Disseminated infection can also occur which is where an infection from the herpes virus spreads from a localised area, (such as the mouth) to other parts of the body, leading to potential organ failure. 

There are two types of herpes, herpes simplex virus type 1 (HSV-1) and herpes simplex virus type 2 (HSV-2.

HSV-1 is mainly transmitted by oral-to-oral contact and causes blisters commonly called ‘cold sores’ , but it can also cause genital herpes.

HSV-2 is the solely sexually transmitted infection that causes genital herpes.

Both types of herpes are lifelong conditions which are incurable but manageable.   

After a smooth pregnancy Ms Sampson went on to Queen Elizabeth the Queen Mother Hospital’s labour ward in Margate thinking ‘everything was going to be fine’, but her labour was not proceeding quickly and she kept saying the baby was stuck, her mother said.

Doctors performed a C-section and her son was delivered, but Ms Sampson needed a blood transfusion following injuries sustained in the operation.

She asked to be discharged with her baby after two days, but was in a lot of pain and could barely walk.

She left the hospital with her mother, but the pain got worse, to the point where even a slight touch would cause her to scream in pain, Yvette said.

Ms Sampson was rushed back to hospital in an ambulance.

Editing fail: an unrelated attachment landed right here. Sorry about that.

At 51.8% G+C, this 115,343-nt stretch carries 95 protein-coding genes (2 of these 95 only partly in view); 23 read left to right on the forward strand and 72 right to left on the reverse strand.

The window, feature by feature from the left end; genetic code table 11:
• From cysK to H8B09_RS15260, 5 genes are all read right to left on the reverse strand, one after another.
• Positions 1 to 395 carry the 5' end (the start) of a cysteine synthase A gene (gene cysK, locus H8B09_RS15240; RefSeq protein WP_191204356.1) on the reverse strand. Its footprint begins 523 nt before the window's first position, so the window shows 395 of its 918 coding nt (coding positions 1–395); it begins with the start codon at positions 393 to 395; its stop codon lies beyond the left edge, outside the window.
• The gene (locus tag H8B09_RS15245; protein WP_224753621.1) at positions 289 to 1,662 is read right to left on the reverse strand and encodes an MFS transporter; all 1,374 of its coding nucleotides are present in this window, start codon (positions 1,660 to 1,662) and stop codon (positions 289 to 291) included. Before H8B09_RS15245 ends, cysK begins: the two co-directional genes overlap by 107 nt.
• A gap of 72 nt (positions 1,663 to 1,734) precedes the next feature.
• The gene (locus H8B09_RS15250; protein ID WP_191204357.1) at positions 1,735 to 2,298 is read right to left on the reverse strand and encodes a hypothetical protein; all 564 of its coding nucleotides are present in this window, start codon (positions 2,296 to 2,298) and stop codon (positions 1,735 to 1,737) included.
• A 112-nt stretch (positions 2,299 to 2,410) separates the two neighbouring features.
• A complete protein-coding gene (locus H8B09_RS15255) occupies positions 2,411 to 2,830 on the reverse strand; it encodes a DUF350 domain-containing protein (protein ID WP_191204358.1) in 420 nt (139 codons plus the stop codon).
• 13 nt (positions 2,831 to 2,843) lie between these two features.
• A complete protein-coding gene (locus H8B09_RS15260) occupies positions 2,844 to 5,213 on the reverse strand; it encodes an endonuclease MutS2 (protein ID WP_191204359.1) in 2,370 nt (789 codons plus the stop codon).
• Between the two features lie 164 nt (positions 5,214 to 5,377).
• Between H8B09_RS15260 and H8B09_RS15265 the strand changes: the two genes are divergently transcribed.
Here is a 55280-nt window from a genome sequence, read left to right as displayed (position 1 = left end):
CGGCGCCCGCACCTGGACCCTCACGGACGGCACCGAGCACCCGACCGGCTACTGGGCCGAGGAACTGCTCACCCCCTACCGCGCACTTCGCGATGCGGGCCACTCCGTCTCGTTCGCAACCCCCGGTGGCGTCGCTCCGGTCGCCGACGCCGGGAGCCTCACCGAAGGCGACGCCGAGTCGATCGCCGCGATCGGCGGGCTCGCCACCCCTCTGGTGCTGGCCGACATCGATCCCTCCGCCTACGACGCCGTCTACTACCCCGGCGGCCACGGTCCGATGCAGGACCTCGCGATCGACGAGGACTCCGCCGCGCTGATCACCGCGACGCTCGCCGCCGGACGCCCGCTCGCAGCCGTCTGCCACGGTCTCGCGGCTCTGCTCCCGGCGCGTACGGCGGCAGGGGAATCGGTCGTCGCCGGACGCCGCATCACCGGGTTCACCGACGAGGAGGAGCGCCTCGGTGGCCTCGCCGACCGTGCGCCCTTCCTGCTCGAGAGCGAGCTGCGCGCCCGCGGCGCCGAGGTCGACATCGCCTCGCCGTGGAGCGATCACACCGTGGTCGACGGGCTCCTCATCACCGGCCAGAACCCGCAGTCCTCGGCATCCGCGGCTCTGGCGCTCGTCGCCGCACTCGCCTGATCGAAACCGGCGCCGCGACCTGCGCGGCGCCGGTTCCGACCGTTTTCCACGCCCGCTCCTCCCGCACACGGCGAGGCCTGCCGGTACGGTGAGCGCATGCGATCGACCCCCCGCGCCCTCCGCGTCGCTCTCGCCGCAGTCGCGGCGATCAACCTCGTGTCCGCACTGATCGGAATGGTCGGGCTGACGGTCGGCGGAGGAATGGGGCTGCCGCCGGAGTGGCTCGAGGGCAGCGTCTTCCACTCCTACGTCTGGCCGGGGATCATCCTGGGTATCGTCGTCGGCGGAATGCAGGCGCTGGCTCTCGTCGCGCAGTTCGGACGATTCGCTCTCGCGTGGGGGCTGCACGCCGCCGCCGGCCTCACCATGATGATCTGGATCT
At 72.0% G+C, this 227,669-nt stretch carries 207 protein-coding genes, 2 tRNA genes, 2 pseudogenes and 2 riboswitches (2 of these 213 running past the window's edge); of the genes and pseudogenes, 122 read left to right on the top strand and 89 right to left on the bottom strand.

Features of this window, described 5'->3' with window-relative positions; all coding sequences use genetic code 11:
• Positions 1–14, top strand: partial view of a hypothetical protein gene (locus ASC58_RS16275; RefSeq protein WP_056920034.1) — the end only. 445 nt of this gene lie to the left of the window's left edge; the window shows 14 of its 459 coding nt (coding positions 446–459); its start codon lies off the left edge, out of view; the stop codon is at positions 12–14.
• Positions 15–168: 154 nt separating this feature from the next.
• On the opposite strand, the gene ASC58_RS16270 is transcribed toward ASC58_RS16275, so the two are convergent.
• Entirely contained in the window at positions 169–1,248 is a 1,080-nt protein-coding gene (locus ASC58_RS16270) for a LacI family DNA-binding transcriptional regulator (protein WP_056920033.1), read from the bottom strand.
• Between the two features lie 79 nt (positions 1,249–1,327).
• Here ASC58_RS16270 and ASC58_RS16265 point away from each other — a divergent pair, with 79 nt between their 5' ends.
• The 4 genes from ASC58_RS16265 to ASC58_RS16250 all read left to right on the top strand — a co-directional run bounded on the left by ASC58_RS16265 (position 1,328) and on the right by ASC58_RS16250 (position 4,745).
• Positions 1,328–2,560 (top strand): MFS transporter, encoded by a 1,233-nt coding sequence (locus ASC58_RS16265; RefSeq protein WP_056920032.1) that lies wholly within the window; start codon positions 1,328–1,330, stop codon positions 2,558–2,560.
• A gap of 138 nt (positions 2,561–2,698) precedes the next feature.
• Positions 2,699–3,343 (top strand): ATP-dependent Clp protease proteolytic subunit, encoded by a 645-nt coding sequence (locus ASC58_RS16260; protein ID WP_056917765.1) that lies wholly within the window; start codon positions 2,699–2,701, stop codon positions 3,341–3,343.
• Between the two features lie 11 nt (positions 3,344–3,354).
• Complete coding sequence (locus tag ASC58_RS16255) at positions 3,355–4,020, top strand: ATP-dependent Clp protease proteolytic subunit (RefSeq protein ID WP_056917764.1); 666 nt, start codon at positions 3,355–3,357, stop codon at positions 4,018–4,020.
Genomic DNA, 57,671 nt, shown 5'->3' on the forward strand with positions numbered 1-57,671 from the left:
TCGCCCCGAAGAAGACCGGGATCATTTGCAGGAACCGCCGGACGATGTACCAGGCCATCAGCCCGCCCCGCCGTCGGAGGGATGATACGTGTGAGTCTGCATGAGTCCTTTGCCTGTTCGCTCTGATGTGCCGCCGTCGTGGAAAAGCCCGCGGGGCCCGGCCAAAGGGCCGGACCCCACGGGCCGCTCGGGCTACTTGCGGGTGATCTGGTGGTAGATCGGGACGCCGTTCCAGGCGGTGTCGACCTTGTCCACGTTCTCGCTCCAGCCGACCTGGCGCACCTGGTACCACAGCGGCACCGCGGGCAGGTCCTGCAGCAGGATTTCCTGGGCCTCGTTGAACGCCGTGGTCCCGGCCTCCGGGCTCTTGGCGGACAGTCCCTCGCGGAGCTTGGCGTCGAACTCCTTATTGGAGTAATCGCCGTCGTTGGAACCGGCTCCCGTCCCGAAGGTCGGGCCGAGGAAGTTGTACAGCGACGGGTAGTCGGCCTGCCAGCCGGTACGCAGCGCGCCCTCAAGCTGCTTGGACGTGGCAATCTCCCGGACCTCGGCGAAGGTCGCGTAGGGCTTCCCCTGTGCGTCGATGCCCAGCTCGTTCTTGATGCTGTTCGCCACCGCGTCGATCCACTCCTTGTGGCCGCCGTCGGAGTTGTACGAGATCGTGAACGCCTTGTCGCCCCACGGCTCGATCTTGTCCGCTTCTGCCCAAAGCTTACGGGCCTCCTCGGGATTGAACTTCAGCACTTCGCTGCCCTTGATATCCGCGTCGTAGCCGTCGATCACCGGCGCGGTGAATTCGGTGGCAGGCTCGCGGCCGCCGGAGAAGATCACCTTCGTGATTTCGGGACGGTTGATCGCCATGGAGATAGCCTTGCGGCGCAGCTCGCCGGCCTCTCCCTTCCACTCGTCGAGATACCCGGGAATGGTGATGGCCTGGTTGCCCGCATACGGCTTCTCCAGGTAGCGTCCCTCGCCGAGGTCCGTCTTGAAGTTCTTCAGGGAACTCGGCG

Doctors believed she had bacterial sepsis, so Ms Sampson was sent back to the maternity ward and given antibiotics, but her condition became worse.

Doctors struggled to identify and treat the infection amid a series of operations, and eight days after she was readmitted a consultant microbiologist suggested trying Acyclovir – an antiviral drug used to treat herpes infections.

Ms Sampson was transferred to Kings College Hospital in London and diagnosed with a catastrophic herpes infection. She died on May 22.

Six weeks later nursery nurse Ms Mulchay, who lived just 20 miles from Ms Sampson, died of the same condition.

Ms Mulchay went into labour four weeks ahead of her due date and went into the William Harvey Hospital in Ashford, run by the same Trust as Ms Sampson’s hospital, in July 2018.

She was left exhausted and in pain following 17 hours of contractions and was taken for a C-section following some worrying blood test results.

Ms Mulchay gave birth to a healthy baby girl, but doctors kept the new mother in for observation.

She started to deteriorate after three days, with a swollen stomach, high blood pressure and a temperature.

Doctors also though Ms Mulchay had bacterial sepsis, but, like Ms Sampson, antibiotics did not work.

Ms Mulchay stayed for four days in intensive care, where a doctor suggested antiviral medication, but the microbiology department advised them to continue with antibiotics.

Doctors called a London hospital for support and surgeons attempted to stabilise her, but they could not save her.

A post-mortem revealed that Ms Mulchay died from multi-organ failure following a ‘disseminated herpes simplex type 1 infection’, meaning an overwhelming infection caused by HSV-1.

Neither mother’s child was found to have been infected.

Both woman had a ‘primary infection’, meaning it was their first time being infected by herpes.